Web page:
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Coral Ruz

Thoughts From Our Founder, Coral Ruz

Balancing Act: Discover the origin of Zero Waste Berlin Festival and the planning, preparation and experience that goes into the event. 

We sat down with Coral Ruz, founder and CEO of Zero Waste Berlin Festival. We got her take on sustainability and how and why she started ZWBF. Coral also shares with us how she decided on the festival format and what she hopes people take away from it.

Previously Coral worked in marketing, communications, PR and event management—you name it! She believes having this background helped crystalize and understand her role at Zero Waste Berlin Festival.    

    • What are your sustainability zero waste hacks?

I would say my first zero-waste hack is the way I normally do my grocery shopping. It’s something that, once I started, I could commit to every day because it’s where I believe I can have the most impact in my day-to-day. For example, I’ve been vegetarian for the last one-and-a-half years. Each and every time I go shopping, I bring my reusable bag. Although it sounds quite simple, from my experience people often forget and end up purchasing either paper or plastic bags which adds up after a while. Additionally, I have also cut out buying pre-packaged and plastic goods from my shopping list.

My second hack is my water bottle. I drink a lot of water throughout the day and some years ago I realized I was buying a lot of plastic bottles out of convenience. Around 6 years ago, I decided to travel to Asia. It was the first time I brought a reusable bottle around with me and I realized just how much it reduced my plastic usage. Since then it’s something I take everywhere, it just shows that even such a small thing done regularly can actually have a long-lasting impact on one’s own consumption. I couldn’t dream of going back to buying bottled water.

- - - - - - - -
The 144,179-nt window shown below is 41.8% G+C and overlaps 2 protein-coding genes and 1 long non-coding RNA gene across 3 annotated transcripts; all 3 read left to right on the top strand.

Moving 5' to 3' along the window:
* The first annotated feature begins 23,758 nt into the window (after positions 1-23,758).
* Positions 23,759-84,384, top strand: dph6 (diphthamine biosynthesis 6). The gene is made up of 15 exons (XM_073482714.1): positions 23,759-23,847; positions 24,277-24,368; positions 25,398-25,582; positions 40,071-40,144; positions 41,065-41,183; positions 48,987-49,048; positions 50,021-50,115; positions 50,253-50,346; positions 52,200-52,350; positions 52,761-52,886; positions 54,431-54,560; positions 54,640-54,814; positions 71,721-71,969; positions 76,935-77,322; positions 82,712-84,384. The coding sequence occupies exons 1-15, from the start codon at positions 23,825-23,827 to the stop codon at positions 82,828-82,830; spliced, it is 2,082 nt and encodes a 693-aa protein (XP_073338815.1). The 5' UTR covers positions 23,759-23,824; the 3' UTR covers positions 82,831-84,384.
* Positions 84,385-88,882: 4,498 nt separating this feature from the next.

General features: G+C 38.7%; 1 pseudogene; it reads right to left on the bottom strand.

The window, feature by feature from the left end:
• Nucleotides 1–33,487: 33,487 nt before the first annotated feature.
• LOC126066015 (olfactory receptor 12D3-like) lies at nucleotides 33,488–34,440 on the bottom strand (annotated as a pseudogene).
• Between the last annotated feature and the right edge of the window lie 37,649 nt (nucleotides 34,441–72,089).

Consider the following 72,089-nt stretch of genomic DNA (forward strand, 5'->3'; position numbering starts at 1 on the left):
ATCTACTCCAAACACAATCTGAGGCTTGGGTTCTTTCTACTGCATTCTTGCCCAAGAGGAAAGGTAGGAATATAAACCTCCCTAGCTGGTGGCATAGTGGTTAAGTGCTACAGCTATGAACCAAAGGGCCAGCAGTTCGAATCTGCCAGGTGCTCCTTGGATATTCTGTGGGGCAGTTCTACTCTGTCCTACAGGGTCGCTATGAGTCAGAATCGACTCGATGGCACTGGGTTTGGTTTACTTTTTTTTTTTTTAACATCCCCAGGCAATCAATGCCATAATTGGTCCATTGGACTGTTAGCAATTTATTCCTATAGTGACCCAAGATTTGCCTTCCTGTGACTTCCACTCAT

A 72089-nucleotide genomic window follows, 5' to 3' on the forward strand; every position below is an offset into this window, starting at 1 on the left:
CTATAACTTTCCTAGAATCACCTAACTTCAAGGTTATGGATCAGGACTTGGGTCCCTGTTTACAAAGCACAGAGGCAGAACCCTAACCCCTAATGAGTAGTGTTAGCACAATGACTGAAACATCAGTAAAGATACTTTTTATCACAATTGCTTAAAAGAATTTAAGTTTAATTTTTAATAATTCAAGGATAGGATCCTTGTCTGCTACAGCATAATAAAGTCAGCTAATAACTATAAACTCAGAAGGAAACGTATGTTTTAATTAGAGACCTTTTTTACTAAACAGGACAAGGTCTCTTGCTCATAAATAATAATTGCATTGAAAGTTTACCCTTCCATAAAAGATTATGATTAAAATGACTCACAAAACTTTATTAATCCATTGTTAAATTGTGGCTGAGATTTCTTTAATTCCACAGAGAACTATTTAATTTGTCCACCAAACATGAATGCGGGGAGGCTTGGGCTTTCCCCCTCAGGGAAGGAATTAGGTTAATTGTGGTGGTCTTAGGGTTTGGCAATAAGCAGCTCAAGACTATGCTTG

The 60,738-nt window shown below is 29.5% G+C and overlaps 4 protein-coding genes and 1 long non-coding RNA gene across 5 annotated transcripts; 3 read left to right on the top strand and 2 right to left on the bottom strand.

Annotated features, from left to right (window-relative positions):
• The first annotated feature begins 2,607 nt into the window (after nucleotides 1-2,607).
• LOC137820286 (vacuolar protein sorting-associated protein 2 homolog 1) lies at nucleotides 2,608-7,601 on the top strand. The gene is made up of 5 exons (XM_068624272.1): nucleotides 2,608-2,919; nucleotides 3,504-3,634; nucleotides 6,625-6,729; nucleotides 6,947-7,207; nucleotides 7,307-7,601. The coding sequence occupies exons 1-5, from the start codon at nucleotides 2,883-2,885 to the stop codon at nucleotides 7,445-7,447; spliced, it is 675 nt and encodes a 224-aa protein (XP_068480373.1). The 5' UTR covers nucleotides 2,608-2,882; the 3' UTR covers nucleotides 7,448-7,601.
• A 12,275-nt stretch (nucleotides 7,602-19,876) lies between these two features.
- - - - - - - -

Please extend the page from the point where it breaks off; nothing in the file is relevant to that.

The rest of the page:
• What got you personally interested in sustainability and grassroots movements and activism?

I remember when I was 7-8 years old, there was a campaign in my school to try and encourage students to recycle and learn about plastics and general waste. I recall myself seeing the waste campaigns in the streets and being inspired by the municipality government’s initiative to give out trash bins to each home in order for them to separate out their waste. Since then, I’ve always tried to push my family and friends into taking waste separation and recycling seriously.